Elective Number: 2911 (lottery)
Rotation Supervisor: Rachita Khot, MD
Coordinator:Sandy Kerns (email@example.com); 924-9484
Rotation Duration: 2 weeks
Rotation Location: UVA Medical Center, Main Hospital, Room 1514
Available: 1-4 & 6-12
Time to Report: 8:00 am
Place to Report: Residency/Student Elective Office - Room 1832
Typical day: 8:00 am - 4:00 pm
Attendance: Attendance at elective activities is mandatory.
- Anyone who is ill or has a personal or family emergency must contact Student Affairs and the Rotation Supervisor.
- All requests for days off must be emailed to Sandy Kerns, Education Coordinator (firstname.lastname@example.org)
- Students are allowed to take off 1 day per week to interview between November 1 and February 1.
- Additional days missed must be approved by the Rotation Supervisor.
Dress Code: None listed
Number of students per rotation: 1
Lecture Attendance: Students will attend the lectures and tutorials given by radiology faculty, fellows, and residents, as well as any conferences within the division of abdominal imaging (8:00 am on Wednesday and 12:15 pm – 1 pm M-F in Moss Auditorium).
Additional Requirements: Students will be in charge of collecting interesting cases and adding these to a teaching file. Each student will be asked to prepare and present a 15-minute power point presentation of an interesting case to the attending on service and the rotating residents at the end of each week on the service. The presentation should include a discussion of radiologic anatomy, imaging findings, related physiopathology, and the next best imaging and management steps. Please email of copy of your presentation to email@example.com for saving on the department’s I-Drive.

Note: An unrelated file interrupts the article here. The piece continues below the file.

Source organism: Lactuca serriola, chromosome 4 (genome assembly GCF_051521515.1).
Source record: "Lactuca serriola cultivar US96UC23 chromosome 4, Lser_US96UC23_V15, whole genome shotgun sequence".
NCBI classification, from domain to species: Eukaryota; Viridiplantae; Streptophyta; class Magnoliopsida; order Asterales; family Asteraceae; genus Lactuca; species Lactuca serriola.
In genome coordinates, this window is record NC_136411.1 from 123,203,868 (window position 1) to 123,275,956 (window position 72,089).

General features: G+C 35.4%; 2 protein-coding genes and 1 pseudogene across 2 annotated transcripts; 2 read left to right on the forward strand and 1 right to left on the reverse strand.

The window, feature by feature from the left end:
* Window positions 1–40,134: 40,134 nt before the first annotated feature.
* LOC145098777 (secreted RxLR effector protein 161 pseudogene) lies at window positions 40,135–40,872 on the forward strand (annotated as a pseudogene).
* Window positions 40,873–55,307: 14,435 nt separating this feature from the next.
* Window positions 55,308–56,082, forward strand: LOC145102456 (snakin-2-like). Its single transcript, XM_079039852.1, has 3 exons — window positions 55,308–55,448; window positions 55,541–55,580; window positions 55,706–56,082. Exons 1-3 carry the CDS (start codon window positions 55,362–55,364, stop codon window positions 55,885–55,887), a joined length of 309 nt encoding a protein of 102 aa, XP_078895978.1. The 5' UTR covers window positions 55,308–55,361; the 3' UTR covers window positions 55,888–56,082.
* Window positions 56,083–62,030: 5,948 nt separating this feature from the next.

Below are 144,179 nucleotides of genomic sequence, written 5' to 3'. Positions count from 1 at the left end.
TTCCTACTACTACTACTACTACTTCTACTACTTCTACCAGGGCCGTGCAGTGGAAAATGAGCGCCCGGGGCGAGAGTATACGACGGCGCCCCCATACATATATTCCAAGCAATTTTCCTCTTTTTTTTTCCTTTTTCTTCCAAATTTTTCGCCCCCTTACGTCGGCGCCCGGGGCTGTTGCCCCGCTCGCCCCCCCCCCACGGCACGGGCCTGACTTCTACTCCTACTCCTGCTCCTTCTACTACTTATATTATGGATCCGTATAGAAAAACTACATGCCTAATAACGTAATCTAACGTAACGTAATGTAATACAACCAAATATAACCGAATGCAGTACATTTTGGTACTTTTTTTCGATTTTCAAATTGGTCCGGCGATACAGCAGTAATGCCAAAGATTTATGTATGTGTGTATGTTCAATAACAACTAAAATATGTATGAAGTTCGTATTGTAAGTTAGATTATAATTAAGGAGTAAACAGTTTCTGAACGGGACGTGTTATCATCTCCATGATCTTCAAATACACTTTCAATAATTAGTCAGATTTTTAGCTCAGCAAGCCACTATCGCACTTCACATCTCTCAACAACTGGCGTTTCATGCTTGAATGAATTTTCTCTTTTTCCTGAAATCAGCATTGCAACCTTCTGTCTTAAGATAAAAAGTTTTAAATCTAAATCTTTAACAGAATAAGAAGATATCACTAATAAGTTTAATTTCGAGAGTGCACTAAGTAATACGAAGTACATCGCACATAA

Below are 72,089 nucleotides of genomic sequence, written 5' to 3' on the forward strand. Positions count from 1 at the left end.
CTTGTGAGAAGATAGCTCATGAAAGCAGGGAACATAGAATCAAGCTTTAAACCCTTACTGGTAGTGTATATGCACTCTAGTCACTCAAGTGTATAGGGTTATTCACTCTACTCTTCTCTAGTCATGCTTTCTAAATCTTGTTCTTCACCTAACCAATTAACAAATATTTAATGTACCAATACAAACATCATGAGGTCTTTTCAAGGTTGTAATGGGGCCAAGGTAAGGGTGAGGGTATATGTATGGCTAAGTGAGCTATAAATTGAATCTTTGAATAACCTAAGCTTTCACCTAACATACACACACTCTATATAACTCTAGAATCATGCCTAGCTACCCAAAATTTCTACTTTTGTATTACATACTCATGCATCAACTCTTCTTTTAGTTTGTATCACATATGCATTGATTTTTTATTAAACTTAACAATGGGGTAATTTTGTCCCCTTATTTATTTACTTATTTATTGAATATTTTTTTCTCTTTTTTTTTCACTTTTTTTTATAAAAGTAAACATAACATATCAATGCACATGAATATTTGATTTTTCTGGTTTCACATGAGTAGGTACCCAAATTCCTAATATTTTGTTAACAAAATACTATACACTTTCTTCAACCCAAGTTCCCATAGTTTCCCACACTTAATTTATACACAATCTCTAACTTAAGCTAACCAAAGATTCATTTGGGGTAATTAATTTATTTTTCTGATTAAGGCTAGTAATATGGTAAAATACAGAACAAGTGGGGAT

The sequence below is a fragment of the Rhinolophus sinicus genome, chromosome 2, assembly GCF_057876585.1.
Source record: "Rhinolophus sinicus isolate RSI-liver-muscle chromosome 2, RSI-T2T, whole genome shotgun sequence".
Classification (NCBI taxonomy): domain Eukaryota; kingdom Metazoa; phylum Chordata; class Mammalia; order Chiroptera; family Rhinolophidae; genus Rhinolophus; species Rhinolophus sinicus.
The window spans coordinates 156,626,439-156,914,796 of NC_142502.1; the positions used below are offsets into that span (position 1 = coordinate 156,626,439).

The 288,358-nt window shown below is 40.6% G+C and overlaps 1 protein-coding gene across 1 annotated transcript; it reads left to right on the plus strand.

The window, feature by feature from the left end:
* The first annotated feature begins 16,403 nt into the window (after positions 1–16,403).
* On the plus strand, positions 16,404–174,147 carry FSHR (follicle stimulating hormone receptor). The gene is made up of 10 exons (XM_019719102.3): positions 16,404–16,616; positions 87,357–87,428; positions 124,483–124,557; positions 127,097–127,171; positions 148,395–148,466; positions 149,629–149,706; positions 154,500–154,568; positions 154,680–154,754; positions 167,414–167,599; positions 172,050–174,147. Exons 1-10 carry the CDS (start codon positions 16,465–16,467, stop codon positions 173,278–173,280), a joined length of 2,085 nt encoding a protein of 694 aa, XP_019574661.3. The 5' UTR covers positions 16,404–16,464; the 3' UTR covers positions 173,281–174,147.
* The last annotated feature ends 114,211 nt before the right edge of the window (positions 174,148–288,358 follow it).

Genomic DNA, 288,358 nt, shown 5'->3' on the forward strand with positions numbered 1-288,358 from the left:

The rotation will provide the students a basic, but sufficient knowledge, on the fundamentals of abdominal imaging in order to serve as a foundation to their internship and forthcoming specialty training.
Students will be assigned a workstation to review available educational material, including interactive tutorials and reference articles. The student will spend time reviewing the educational material on the assigned workstation. Once the attending on service starts the morning read-out with residents, the student will attend the read-out and participate in the discussion of cases. When on the ultrasound rotation, students will be assigned to cases and participate in image guided procedures.
Specific organization of rotation:
- The first week will be spent in cross sectional imaging (CT and MRI) and the second week in diagnostic sonography and image guided procedures.
- Daily review of the procedure schedule and interaction with the attending on service will facilitate the participation in the procedure.
Students will have the opportunity to observe image guided procedures (CT and ultrasound guided) performed as a part of diagnostic and therapeutic work-up for neoplastic and non-neoplastic diseases of the abdomen. Students are encouraged to participate in procedure huddle every morning at 8 am in ultrasound procedure area and at 8:30 on Wednesdays.
Additional time will be devoted to self-study of images, slide-and web based interactive learning modules, which have been prepared as teaching materials.